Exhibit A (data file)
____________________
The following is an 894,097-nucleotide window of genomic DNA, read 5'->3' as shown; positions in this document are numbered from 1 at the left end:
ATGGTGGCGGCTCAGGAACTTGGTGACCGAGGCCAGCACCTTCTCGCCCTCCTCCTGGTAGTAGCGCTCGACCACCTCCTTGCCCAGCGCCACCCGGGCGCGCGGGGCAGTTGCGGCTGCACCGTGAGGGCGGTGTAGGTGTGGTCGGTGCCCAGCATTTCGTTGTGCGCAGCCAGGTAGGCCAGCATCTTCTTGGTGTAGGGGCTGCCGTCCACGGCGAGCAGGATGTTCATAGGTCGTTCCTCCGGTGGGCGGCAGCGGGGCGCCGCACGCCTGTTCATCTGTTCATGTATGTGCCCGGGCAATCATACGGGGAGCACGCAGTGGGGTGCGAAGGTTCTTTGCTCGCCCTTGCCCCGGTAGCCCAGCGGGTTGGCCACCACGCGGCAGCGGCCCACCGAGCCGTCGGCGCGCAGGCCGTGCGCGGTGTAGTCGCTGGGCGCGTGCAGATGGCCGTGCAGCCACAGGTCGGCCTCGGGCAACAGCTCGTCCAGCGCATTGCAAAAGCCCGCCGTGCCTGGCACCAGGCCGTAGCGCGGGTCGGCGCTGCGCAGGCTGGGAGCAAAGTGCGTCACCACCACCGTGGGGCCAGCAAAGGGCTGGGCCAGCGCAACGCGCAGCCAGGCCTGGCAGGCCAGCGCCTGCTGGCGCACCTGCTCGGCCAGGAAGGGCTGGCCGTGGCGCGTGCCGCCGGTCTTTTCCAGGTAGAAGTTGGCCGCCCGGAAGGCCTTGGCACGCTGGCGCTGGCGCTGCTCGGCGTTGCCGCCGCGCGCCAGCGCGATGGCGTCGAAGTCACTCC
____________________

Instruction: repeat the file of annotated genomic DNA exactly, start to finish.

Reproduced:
The following is an 894,097-nucleotide window of genomic DNA, read 5'->3' as shown; positions in this document are numbered from 1 at the left end:
ATGGTGGCGGCTCAGGAACTTGGTGACCGAGGCCAGCACCTTCTCGCCCTCCTCCTGGTAGTAGCGCTCGACCACCTCCTTGCCCAGCGCCACCCGGGCGCGCGGGGCAGTTGCGGCTGCACCGTGAGGGCGGTGTAGGTGTGGTCGGTGCCCAGCATTTCGTTGTGCGCAGCCAGGTAGGCCAGCATCTTCTTGGTGTAGGGGCTGCCGTCCACGGCGAGCAGGATGTTCATAGGTCGTTCCTCCGGTGGGCGGCAGCGGGGCGCCGCACGCCTGTTCATCTGTTCATGTATGTGCCCGGGCAATCATACGGGGAGCACGCAGTGGGGTGCGAAGGTTCTTTGCTCGCCCTTGCCCCGGTAGCCCAGCGGGTTGGCCACCACGCGGCAGCGGCCCACCGAGCCGTCGGCGCGCAGGCCGTGCGCGGTGTAGTCGCTGGGCGCGTGCAGATGGCCGTGCAGCCACAGGTCGGCCTCGGGCAACAGCTCGTCCAGCGCATTGCAAAAGCCCGCCGTGCCTGGCACCAGGCCGTAGCGCGGGTCGGCGCTGCGCAGGCTGGGAGCAAAGTGCGTCACCACCACCGTGGGGCCAGCAAAGGGCTGGGCCAGCGCAACGCGCAGCCAGGCCTGGCAGGCCAGCGCCTGCTGGCGCACCTGCTCGGCCAGGAAGGGCTGGCCGTGGCGCGTGCCGCCGGTCTTTTCCAGGTAGAAGTTGGCCGCCCGGAAGGCCTTGGCACGCTGGCGCTGGCGCTGCTCGGCGTTGCCGCCGCGCGCCAGCGCGATGGCGTCGAAGTCACTCC